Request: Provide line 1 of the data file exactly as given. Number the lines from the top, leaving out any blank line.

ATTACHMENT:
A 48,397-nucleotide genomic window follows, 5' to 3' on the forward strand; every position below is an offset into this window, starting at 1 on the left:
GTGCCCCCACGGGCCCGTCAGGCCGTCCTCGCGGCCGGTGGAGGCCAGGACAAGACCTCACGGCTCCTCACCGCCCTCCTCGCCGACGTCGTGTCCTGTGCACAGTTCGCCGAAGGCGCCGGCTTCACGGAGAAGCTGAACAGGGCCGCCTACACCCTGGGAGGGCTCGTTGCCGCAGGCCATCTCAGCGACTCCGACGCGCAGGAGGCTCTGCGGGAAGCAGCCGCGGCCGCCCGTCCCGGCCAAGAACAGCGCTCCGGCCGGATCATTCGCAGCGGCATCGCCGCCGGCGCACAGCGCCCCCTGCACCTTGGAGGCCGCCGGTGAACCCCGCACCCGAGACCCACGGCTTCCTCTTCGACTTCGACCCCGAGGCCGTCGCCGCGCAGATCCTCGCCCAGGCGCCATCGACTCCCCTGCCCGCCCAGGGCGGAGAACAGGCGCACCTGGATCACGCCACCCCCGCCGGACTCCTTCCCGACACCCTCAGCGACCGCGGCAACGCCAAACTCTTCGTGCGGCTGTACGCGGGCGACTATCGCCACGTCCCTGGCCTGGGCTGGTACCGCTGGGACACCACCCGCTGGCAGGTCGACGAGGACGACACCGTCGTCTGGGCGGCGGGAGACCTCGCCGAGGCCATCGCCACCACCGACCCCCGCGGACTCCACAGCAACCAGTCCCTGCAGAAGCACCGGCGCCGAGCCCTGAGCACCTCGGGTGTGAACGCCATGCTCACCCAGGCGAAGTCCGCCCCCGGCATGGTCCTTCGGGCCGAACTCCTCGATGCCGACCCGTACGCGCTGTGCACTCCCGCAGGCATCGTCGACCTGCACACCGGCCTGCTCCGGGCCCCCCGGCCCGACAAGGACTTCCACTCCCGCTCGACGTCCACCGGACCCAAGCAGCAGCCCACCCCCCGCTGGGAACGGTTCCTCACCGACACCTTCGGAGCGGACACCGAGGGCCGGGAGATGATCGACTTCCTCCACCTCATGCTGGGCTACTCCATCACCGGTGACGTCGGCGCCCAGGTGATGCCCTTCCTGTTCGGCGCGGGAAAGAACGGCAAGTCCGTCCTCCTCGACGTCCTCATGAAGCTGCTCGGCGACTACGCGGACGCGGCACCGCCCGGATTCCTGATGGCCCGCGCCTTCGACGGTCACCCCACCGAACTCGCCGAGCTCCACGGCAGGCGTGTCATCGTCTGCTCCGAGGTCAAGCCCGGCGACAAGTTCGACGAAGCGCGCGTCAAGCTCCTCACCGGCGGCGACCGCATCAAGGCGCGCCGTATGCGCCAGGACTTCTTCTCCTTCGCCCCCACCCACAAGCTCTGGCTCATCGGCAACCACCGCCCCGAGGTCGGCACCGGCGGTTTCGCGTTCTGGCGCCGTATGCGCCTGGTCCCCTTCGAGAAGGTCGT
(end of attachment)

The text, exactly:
A 48,397-nucleotide genomic window follows, 5' to 3' on the forward strand; every position below is an offset into this window, starting at 1 on the left: